FIGS. 7-1 and 7-2 show exploded and assembled views of a proof mass 100 fabricated with direct bonding. The proof mass 100 includes five pieces: a hinge layer 104, between 0.001 to 0.010 inches thick; two proof mass ends 108, 110 between 0.050 to 0.250 inches thick; and two proof mass bases 112, 114 between 0.050 to 0.250 inches thick. The proof mass 100 is created by applying the direct bonding technique described above. The result is a direct bond created between the ends 108, 110, and bases 112, 114, and the hinge 104.

As shown in FIG. 8, an RBA 120 is assembled by employing direct bonding using the proof mass 100 shown in FIG. 7-2. Damping plates 36-2, 38-2 and resonators 26-2, 28-2 are direct bonded to the proof mass 100. The highlighted lines 124 indicate where direct bonds occur.

While the preferred embodiment of the invention has been illustrated and described, as noted above, many changes can be made without departing from the spirit and scope of the invention. Accordingly, the scope of the invention is not limited by the disclosure of the preferred embodiment. Instead, the invention should be determined entirely by reference to the claims that follow.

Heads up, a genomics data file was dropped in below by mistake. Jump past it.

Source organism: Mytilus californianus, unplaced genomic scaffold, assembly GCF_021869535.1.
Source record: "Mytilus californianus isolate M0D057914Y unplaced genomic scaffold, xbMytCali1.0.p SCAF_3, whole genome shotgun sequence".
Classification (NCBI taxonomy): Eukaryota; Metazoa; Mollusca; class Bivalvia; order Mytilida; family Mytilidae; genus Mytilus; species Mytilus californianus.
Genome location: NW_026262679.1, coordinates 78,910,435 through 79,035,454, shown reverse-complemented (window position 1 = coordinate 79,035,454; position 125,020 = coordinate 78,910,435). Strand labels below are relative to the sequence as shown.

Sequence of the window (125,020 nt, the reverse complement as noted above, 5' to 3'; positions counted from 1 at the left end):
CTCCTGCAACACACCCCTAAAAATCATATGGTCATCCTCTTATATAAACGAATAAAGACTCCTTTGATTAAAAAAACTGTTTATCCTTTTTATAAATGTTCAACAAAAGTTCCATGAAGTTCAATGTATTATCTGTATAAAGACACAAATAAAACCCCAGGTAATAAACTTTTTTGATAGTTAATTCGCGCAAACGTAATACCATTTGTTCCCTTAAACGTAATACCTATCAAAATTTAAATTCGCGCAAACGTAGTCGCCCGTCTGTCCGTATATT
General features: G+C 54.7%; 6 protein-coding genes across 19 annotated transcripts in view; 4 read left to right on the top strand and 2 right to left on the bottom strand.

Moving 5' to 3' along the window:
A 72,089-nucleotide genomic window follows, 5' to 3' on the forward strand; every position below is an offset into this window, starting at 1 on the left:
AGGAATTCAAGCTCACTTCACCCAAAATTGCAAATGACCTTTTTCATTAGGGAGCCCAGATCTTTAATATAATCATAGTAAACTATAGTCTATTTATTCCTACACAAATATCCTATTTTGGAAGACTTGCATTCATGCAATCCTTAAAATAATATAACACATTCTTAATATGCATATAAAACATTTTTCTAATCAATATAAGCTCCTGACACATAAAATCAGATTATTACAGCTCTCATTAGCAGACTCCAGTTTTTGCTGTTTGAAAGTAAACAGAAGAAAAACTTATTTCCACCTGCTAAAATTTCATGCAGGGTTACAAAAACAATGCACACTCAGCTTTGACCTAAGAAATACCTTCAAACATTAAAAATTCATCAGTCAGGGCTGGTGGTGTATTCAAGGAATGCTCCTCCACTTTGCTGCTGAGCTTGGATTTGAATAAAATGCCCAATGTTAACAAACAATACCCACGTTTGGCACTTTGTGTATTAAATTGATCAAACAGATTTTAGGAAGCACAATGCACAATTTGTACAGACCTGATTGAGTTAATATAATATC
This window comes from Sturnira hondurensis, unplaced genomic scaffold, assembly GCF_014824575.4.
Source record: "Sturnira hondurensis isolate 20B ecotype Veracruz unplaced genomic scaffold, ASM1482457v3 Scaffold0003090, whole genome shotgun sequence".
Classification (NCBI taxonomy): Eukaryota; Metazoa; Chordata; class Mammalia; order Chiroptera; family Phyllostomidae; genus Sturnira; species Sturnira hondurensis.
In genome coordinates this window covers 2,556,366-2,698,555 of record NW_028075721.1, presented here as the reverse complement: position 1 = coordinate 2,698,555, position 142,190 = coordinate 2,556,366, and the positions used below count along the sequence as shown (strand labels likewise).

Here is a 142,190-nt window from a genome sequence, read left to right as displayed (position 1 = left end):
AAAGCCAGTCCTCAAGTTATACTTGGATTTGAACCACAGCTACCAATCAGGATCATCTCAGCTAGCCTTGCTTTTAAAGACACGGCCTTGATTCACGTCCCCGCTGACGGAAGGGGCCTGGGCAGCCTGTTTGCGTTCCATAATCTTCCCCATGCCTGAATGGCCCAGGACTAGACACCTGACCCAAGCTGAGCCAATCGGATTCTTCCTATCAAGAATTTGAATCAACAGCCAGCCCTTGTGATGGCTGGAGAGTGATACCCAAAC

Patent Citations
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Non-Patent Citations
Reference
1Martin A. Schmidt; Wafer-to-wafer bonding for microstructure formation; Proceedings of the IEEE, vol. 86, No. 8, Aug. 1998.
Classifications
U.S. Classification29/594, 333/187, 29/25.35, 310/313.00A, 333/150, 29/595, 333/193, 29/609.1, 310/313.00R, 333/196, 333/195, 310/313.00B
International ClassificationH04R31/00
Cooperative ClassificationG01P15/0802, G01P15/097, Y10T29/42, Y10T29/4908, Y10T29/49002, Y10T29/49007, Y10T29/49005
European ClassificationG01P15/097
Legal Events
DateCodeEventDescription
Mar 31, 2010ASAssignment
Owner name: HONEYWELL INTERNATIONAL INC., NEW JERSEY
Free format text: ASSIGNMENT OF ASSIGNORS INTEREST;ASSIGNOR:STARZYNSKI, JOHN S.;REEL/FRAME:024167/0276
Effective date: 20100329
Oct 27, 2015FPAYFee payment
Year of fee payment: 4
Apr 5, 2016CCCertificate of correction